The watchdog group Citizens Against Government Waste has detailed the more than $1 billion in earmarks sought by members of the so-called Tea Party caucus. South Carolina’s Tim Scott sought $300 million for harbor dredging. Jon Runyan of New Jersey fought for federal beach-replenishment funds. The examples pile up to heights of ridiculous redundancy.
The Tea Party’s proletariat is not pleased. “It’s pretty disturbing,” Judson Phillips, co-founder of Tea Party Nation, tells Newsweek.
But grounds for disillusionment don’t end there. Republicans routinely utter shibboleths about the free market. Yet in practice they often substitute government’s hand for the invisible one.
Take Rick Perry. He sings the praises of “the free-market enterprise [system] I grew up with.” But in Texas, his Enterprise Fund and Emerging Technology Fund have shoveled nearly $650 million of the taxpayers’ money into the pockets of private corporations, either by purchasing equity stakes or simply by giving companies cash to relocate. Conservative groups have called the programs “slush funds” and termed Perry “more pro-business than he is pro-free markets.”
You could say the same about a lot of GOP governors, including Virginia’s own Bob McDonnell. This year he cut funds for public broadcasting, and was right to do so. But he also has ladled out lots of money from his Opportunity Fund to companies setting up shop in the Old Dominion. And he’s happily giving millions to Steven Spielberg, who is shooting a Lincoln biopic here.
Friday Column: Immigration Hypocrisy
Remember when liberals were citing the doctrine of federal supremacy in Arizona? Er, never mind! Remember when conservatives opposed government permission slips? Never mind that, too.
The Obama administration’s pursuit of illegal aliens through the Secure Communities program has alarmed good progressives everywhere. . . The New York Times has expressed its displeasure that the administration will not only “stick with Secure Communities … but force it down the throats of state and local leaders… . No one can opt out. It’s non-negotiable.”
Yikes! Having the federal government order people around without their consent like that is just terrible, is it not? It sure is! Unless it’s forcing them to buy health insurance. Then, you know, it’s social justice… .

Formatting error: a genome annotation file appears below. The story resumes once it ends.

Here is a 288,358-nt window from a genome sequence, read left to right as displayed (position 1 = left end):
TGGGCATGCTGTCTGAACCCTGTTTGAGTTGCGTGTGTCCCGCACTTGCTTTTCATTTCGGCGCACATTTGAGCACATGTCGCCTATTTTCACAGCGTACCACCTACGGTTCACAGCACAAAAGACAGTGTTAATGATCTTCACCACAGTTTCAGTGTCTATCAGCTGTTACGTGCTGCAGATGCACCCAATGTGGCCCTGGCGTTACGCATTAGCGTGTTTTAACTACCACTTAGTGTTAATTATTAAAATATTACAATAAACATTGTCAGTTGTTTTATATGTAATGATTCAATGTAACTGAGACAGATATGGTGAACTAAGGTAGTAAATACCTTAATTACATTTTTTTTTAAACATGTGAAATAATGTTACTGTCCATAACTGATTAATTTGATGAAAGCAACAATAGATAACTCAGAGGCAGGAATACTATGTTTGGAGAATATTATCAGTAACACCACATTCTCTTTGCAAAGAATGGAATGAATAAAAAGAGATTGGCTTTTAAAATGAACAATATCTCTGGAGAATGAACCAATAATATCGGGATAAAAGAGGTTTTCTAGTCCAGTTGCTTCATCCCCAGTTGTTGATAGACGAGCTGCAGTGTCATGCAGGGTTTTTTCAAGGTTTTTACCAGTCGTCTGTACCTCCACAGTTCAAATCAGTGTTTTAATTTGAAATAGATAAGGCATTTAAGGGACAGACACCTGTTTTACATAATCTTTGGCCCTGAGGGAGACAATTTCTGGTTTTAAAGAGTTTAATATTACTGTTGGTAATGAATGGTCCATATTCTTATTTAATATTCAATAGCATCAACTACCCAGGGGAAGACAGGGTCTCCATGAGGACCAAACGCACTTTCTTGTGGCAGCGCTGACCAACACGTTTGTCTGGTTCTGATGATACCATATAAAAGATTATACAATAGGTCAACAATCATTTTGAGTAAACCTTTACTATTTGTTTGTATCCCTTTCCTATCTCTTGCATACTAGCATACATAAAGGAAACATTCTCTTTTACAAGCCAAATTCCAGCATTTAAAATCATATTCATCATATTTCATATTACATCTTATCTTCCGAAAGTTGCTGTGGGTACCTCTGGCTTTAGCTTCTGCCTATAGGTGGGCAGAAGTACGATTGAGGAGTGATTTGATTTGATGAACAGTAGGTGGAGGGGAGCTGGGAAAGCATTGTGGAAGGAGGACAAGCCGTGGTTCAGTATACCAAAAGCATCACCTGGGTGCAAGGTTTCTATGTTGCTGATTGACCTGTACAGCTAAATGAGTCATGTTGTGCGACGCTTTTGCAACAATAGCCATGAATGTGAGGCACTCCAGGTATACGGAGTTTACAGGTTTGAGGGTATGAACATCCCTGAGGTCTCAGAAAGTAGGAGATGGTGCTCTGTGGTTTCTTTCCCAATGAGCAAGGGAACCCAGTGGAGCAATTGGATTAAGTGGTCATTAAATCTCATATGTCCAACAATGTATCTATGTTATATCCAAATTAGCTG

[T]he conservative movement is filled with people who praise the virtues of free-market economics in one breath – and in the next, denounce the free movement of labor across arbitrary political borders.
One minute conservatives are organizing Lemonade Freedom Day to protest recent incidents in which heavy-handed bureaucrats have shut down children’s lemonade stands for operating without proper permits. The next, they’re cheering on the federal e-Verify program, which provides “instant verification of work authorization.”
Think Tank Covers for Shadowy Billionaire!!!
Get this: The evil Koch Brothers recently used a loophole in the new financial-regulation law to shield their operations from government scrutiny — and a Koch-funded think tank is helping them do it!
As it turns out, it’s George Soros who is exploiting a loophole in the new Dodd-Frank law. Fortunately ThinkProgress, an arm of the Soros-Funded Center for American Progress, is all over this story — right?
ThinkProgress has been all over the Murdoch tabloid scandal, and has correctly upbraided Murdoch-owned Fox for covering for Murdoch instead of covering the story:
And, of course, it remains strangely obsessed with the Koch Brothers’ influence:
And it rags on those who take Koch money without disclosing their ties:
And yet, ThinkProgress often fails to disclose its own ties to Soros, even as it fails to report on a story that, if it concerned Murdoch or the Koch Brothers, it would be screaming about.
Too precious for words!
Too Rich for Words (Well … almost.)
… here’s [Lee] Fang [of the Center for American Progress] decrying “secret money” on the right:
"Of course, the disclosed foundation funds noted here may only be a fraction of the money received by the Institute for Justice and the Goldwater Institute. Both organizations accept secret donations from individuals and corporations."
Fang’s on such a high horse here he must be getting acrophobic. You know who else accepts “secret donations from individuals and corporations”? That’s right — the Center for American Progress. So unless Fang is prepared to provide a list of all the people responsible for paying his salary, he should probably keep his mouth shut.